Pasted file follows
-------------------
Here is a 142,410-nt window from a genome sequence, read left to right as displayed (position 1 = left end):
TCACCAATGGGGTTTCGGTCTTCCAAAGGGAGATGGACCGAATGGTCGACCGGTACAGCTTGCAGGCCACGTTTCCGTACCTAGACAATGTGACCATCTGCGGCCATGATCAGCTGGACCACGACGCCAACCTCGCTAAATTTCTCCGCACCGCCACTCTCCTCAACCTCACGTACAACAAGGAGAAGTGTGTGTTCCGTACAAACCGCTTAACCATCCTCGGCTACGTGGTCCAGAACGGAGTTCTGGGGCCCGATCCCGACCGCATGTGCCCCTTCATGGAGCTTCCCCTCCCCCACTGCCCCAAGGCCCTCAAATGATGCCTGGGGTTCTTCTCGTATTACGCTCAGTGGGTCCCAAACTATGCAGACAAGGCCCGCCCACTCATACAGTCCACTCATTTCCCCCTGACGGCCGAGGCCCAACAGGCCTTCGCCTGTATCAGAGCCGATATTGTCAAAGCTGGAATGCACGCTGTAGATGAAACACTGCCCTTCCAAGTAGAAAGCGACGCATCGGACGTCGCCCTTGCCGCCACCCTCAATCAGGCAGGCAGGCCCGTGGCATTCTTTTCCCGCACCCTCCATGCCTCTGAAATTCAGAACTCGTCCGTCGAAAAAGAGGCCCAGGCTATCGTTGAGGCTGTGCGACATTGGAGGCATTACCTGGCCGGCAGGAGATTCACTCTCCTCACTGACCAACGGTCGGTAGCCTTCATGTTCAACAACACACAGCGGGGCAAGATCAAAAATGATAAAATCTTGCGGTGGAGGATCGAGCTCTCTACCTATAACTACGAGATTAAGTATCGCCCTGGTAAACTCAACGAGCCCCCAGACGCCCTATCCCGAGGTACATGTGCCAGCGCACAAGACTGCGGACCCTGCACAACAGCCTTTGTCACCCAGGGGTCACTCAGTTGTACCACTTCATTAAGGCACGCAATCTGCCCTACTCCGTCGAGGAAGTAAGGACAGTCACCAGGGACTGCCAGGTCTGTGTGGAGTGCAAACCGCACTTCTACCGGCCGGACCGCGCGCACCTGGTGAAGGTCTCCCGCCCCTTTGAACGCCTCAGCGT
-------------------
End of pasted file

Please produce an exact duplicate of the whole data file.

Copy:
Here is a 142,410-nt window from a genome sequence, read left to right as displayed (position 1 = left end):
TCACCAATGGGGTTTCGGTCTTCCAAAGGGAGATGGACCGAATGGTCGACCGGTACAGCTTGCAGGCCACGTTTCCGTACCTAGACAATGTGACCATCTGCGGCCATGATCAGCTGGACCACGACGCCAACCTCGCTAAATTTCTCCGCACCGCCACTCTCCTCAACCTCACGTACAACAAGGAGAAGTGTGTGTTCCGTACAAACCGCTTAACCATCCTCGGCTACGTGGTCCAGAACGGAGTTCTGGGGCCCGATCCCGACCGCATGTGCCCCTTCATGGAGCTTCCCCTCCCCCACTGCCCCAAGGCCCTCAAATGATGCCTGGGGTTCTTCTCGTATTACGCTCAGTGGGTCCCAAACTATGCAGACAAGGCCCGCCCACTCATACAGTCCACTCATTTCCCCCTGACGGCCGAGGCCCAACAGGCCTTCGCCTGTATCAGAGCCGATATTGTCAAAGCTGGAATGCACGCTGTAGATGAAACACTGCCCTTCCAAGTAGAAAGCGACGCATCGGACGTCGCCCTTGCCGCCACCCTCAATCAGGCAGGCAGGCCCGTGGCATTCTTTTCCCGCACCCTCCATGCCTCTGAAATTCAGAACTCGTCCGTCGAAAAAGAGGCCCAGGCTATCGTTGAGGCTGTGCGACATTGGAGGCATTACCTGGCCGGCAGGAGATTCACTCTCCTCACTGACCAACGGTCGGTAGCCTTCATGTTCAACAACACACAGCGGGGCAAGATCAAAAATGATAAAATCTTGCGGTGGAGGATCGAGCTCTCTACCTATAACTACGAGATTAAGTATCGCCCTGGTAAACTCAACGAGCCCCCAGACGCCCTATCCCGAGGTACATGTGCCAGCGCACAAGACTGCGGACCCTGCACAACAGCCTTTGTCACCCAGGGGTCACTCAGTTGTACCACTTCATTAAGGCACGCAATCTGCCCTACTCCGTCGAGGAAGTAAGGACAGTCACCAGGGACTGCCAGGTCTGTGTGGAGTGCAAACCGCACTTCTACCGGCCGGACCGCGCGCACCTGGTGAAGGTCTCCCGCCCCTTTGAACGCCTCAGCGT